|Publication number||US2389603 A|
|Publication date||Nov 27, 1945|
|Filing date||Feb 1, 1944|
|Priority date||Feb 1, 1944|
|Publication number||US 2389603 A, US 2389603A, US-A-2389603, US2389603 A, US2389603A|
|Inventors||Dollinger Lewis L|
|Original Assignee||Dollinger Corp|
|Export Citation||BiBTeX, EndNote, RefMan|
|Referenced by (5), Classifications (5)|
|External Links: USPTO, USPTO Assignment, Espacenet|
Nov. 27, 1945. L. DOLLINGER FLOW INDICATOR Filed Feb. 1, 1944 a M k 2 Sheets-Sheet 1 L. L. DOLL GER FLOW INDI TOR Nov. 27, 45.
Filed Feb. 1, 15544 2 Sheets-Sheet 2 INVE OR'I 'zoll er BY r %is it? Patented Nov. 27, 1945 FLOW INnioAToR Lewis L. Dollinger, Rochester, N. Y., assignor to Dollinger Corporation, Rochester, N. Y. a corporation of New York Application February 1, 1944, Serial No. 520,708
I 3 Claims.
This invention relates to flow indicators and the like.
It is frequently desirable to filter a fluid, such as air or liquid, passing through a duct, but after the lapse of time, the filter becomes choked with foreign matter so that the flow of the fluid tends to be greatly retarded. Where such a filteris introduced in one of the air pipes of a household heater or furnace, the user does not practice routine cleaning or renewal of the filter and since '10 the filter is usually out of sight, the user does not notice the restricted flow of hot air until the efficiency of the heating system is greatly reduced.
The present invention has as its main feature the provision of a simple, inexpensive indicator which shows the efiiciency of a filter as it drops from its maximum efiiciency to a minimum value where the filter unit should be cleaned or renewed.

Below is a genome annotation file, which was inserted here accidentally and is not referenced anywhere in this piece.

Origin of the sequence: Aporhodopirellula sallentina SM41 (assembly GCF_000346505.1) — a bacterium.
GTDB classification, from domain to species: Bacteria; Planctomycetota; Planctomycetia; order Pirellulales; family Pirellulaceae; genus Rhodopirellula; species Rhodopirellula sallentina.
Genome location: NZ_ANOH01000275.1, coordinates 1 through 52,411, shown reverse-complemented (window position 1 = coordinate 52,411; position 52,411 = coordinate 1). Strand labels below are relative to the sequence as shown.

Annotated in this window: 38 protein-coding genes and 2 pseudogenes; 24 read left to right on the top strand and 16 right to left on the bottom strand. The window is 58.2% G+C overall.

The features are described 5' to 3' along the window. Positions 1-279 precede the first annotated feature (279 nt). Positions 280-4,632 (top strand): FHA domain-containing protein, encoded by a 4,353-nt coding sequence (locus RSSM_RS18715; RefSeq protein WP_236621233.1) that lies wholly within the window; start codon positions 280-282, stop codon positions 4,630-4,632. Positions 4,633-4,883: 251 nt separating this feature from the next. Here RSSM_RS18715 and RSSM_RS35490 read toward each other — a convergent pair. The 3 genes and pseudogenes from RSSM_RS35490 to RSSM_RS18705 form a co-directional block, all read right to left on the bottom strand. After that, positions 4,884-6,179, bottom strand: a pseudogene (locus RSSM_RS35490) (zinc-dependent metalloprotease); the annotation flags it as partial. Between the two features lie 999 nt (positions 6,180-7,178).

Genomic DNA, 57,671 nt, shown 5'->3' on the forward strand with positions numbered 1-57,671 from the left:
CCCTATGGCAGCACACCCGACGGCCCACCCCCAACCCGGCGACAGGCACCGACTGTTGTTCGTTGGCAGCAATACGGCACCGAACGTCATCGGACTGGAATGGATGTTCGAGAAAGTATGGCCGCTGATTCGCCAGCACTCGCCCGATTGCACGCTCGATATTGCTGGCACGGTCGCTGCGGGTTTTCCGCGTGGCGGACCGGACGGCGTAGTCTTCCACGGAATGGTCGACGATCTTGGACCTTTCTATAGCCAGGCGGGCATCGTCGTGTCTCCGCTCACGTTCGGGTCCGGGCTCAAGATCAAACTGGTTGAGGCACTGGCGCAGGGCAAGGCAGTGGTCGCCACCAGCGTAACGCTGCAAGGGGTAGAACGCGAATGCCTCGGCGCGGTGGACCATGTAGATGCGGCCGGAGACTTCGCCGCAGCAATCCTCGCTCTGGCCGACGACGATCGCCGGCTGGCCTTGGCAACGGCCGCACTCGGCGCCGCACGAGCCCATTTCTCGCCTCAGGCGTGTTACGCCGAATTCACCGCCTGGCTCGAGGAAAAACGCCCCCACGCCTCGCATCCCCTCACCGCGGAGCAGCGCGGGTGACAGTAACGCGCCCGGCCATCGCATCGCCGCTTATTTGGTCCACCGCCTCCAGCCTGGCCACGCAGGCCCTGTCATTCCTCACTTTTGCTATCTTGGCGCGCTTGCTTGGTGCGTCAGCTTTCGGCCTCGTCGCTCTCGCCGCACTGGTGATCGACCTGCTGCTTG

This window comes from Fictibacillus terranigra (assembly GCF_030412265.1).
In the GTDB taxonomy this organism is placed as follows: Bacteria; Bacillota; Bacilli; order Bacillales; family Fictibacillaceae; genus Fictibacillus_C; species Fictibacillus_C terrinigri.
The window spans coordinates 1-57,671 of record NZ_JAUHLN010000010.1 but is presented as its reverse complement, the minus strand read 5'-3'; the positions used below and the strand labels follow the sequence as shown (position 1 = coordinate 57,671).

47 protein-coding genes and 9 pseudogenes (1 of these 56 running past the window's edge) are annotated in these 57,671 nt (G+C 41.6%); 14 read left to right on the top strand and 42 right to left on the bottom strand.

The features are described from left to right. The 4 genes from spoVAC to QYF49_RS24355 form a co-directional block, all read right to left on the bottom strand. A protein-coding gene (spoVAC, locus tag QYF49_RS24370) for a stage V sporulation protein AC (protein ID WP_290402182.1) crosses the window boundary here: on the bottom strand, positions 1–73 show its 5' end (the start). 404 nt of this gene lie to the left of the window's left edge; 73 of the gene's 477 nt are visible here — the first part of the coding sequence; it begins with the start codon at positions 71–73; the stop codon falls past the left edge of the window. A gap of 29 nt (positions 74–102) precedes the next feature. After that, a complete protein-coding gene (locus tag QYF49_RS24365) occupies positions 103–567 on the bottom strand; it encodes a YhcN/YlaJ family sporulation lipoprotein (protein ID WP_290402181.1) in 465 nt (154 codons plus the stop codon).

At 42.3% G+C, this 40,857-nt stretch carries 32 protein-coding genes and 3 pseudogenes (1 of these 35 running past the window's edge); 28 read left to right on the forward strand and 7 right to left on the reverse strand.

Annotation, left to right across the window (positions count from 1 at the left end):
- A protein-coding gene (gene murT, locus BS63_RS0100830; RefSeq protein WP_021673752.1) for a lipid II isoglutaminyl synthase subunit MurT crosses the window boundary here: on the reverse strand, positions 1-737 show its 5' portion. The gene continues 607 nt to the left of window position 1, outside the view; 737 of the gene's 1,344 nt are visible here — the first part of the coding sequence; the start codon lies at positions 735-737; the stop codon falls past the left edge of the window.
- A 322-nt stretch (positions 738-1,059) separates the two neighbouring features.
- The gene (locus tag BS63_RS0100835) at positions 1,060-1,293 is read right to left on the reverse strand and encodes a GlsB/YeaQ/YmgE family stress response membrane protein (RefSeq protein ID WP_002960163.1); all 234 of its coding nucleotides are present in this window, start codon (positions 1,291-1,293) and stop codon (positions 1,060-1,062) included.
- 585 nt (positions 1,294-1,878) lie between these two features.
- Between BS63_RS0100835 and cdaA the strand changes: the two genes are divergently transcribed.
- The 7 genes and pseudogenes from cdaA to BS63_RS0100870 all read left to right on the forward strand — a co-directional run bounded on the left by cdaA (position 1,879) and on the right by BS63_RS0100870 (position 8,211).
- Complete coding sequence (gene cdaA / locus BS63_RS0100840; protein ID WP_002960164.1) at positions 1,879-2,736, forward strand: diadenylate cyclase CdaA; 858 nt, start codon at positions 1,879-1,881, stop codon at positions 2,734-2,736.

In accordance with another feature of the invention, the indicator is arranged for easy installation in a duct system without disassembling any part of" the system.
In accordance with another feature of the invention, the indicator is so constructed that it can be quickly changed for use either in a vertical duct or in a horizontal duct, as conditions may demand.
In the drawings:
Fig. 1 is a front elevation of the indicator of the 5 present invention mounted on a fragment of'a duct, a wall of which is broken away to indicate the location of a filter unit;
Fig. 2 is a front elevation of the present indicator mounted on a duct, especially indicating the position of movable indicator parts when no fluid is flowing through the duct;
Fig. 3 is a view similar to that of Fig. 2, of the indicator mounted on a duct except that in this instance the indicator shows that fluid is flowing through the duct and that the filter is permitting its maximum ,flow therethrough;
Fig. 4 is a sectional detail view through the vane particularly illustrating how the vane is detachably mounted on its support;
Fig. 5 is a side elevation of the present indicator illustrated apart from the duct;
Fig. 6 is a longitudinal section through the bearing of the indicator;
Fig. 7 shows the mounting of the vane on its support for indicating vertical flow as distinguished from the mounting of this vane in Fig. 5 where it is adapted to indicate horizontal flow;
Fig. 8 is a fragmentary detail view illustrating how certain parts of the indicator can be modi thereto.